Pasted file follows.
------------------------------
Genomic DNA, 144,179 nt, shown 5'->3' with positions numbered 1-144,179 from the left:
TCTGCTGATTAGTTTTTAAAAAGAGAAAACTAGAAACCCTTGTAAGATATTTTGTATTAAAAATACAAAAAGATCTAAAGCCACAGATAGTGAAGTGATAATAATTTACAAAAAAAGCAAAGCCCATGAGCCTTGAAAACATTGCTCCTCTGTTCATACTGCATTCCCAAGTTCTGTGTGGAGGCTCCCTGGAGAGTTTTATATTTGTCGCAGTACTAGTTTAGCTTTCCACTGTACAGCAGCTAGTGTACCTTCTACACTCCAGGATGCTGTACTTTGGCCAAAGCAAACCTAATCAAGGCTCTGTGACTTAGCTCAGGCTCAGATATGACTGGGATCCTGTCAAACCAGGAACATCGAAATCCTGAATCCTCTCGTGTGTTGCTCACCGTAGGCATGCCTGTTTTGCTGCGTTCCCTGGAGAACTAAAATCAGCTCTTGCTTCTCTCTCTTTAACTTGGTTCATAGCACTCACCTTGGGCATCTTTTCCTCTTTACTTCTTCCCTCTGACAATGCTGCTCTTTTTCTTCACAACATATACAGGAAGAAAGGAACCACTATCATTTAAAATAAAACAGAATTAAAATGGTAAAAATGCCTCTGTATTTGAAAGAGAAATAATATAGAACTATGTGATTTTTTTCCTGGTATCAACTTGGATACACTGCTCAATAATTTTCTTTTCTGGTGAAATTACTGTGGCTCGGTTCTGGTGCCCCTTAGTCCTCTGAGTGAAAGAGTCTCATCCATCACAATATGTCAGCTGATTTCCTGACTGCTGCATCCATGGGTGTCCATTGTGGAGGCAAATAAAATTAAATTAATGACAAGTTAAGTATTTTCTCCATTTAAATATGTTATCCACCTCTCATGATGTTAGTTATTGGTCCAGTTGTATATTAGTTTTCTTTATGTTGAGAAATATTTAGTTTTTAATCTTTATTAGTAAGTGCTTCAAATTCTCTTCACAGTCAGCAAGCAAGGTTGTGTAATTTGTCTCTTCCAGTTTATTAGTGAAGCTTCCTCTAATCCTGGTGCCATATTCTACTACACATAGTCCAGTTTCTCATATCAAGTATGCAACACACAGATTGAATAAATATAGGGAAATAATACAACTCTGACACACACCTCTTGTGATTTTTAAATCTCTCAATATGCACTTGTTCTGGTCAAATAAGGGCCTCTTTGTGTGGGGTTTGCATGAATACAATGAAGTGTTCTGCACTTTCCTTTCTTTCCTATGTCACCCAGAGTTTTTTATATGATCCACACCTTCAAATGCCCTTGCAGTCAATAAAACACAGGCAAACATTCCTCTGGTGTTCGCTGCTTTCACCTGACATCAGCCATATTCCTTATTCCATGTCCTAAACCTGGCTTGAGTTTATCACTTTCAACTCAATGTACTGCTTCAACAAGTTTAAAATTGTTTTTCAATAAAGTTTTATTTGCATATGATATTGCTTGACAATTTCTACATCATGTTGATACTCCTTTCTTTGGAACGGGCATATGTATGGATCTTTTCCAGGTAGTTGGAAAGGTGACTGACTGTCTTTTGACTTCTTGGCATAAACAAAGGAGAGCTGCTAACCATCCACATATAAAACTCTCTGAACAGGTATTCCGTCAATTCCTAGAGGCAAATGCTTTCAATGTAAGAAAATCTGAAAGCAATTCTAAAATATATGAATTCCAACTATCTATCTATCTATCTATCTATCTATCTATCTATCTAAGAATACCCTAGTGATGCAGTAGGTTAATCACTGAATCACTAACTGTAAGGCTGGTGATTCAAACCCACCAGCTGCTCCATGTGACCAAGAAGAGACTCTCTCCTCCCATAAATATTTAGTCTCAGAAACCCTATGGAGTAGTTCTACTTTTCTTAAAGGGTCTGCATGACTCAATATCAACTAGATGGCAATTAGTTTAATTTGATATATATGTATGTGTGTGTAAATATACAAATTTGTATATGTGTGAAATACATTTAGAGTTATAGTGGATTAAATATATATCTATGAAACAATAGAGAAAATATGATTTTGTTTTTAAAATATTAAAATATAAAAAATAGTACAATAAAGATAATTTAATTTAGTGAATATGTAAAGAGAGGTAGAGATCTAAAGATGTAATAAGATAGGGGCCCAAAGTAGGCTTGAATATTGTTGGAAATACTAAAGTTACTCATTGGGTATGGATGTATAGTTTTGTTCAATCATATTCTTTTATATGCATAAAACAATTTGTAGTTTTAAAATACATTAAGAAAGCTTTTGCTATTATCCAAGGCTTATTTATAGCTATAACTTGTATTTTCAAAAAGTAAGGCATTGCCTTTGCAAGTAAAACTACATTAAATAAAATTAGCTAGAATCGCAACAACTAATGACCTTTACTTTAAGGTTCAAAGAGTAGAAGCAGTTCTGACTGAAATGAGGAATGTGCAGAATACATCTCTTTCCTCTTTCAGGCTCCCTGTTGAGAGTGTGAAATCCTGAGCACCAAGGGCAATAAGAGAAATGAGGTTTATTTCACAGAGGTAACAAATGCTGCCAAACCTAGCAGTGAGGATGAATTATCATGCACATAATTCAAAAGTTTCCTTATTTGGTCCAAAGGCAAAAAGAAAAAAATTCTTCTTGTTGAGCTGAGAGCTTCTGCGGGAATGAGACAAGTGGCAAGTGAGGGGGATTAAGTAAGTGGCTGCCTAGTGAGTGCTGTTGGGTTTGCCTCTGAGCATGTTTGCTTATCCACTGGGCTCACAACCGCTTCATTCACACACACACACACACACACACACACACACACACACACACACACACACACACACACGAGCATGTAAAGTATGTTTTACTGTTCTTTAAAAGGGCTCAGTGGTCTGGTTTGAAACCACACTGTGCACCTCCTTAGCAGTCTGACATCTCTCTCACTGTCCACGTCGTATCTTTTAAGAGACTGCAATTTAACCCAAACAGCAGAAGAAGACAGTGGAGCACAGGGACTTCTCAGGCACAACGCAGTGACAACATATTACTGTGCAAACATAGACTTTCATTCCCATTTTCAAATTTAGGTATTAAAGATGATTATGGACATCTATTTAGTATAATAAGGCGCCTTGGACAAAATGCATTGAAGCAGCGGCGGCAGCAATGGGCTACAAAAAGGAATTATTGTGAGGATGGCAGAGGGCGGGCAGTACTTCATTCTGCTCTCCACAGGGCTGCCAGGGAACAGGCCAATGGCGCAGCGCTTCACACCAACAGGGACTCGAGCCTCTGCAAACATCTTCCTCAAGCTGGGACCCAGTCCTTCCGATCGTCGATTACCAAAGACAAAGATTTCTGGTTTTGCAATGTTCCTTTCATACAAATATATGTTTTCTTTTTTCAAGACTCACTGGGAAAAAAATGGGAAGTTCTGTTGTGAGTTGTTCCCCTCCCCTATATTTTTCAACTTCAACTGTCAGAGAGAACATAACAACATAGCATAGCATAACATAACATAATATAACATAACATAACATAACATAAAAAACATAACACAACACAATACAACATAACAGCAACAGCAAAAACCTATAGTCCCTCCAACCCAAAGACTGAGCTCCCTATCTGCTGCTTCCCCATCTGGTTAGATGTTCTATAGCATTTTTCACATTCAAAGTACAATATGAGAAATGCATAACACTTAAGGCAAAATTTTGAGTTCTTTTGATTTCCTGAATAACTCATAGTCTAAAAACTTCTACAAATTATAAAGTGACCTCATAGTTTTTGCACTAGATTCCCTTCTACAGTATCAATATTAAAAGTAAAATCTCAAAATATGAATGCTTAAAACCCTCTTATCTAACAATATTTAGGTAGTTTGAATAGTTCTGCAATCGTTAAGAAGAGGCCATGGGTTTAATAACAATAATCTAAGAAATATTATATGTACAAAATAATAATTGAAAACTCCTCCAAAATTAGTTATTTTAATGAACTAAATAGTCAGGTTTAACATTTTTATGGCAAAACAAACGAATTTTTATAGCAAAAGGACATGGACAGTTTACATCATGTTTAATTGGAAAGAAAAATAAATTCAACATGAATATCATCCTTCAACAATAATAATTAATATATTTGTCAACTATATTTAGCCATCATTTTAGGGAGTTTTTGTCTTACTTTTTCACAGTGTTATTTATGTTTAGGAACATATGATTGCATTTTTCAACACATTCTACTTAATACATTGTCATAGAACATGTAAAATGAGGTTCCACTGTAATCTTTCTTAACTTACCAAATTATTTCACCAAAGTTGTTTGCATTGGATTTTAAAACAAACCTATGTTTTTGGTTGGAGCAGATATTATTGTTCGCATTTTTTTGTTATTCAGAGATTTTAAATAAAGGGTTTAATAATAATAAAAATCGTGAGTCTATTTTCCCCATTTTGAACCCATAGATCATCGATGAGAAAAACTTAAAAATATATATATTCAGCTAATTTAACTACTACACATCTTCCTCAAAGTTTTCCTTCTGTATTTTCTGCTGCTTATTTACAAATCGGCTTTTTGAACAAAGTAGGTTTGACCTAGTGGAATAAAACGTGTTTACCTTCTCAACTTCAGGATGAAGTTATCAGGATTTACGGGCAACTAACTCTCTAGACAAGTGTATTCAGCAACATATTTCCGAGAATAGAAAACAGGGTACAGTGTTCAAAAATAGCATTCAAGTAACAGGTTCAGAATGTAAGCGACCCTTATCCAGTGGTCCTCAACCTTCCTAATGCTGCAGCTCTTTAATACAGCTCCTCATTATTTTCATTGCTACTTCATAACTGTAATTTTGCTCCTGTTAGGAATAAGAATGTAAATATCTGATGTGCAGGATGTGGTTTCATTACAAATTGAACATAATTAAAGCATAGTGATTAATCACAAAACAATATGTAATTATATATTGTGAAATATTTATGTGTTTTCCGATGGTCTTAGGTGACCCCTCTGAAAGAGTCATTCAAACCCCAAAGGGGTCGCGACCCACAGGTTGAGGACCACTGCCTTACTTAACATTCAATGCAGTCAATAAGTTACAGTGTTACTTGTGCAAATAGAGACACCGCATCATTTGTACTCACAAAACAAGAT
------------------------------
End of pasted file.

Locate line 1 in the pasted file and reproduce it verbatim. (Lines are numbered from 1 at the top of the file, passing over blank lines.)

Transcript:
Genomic DNA, 144,179 nt, shown 5'->3' with positions numbered 1-144,179 from the left: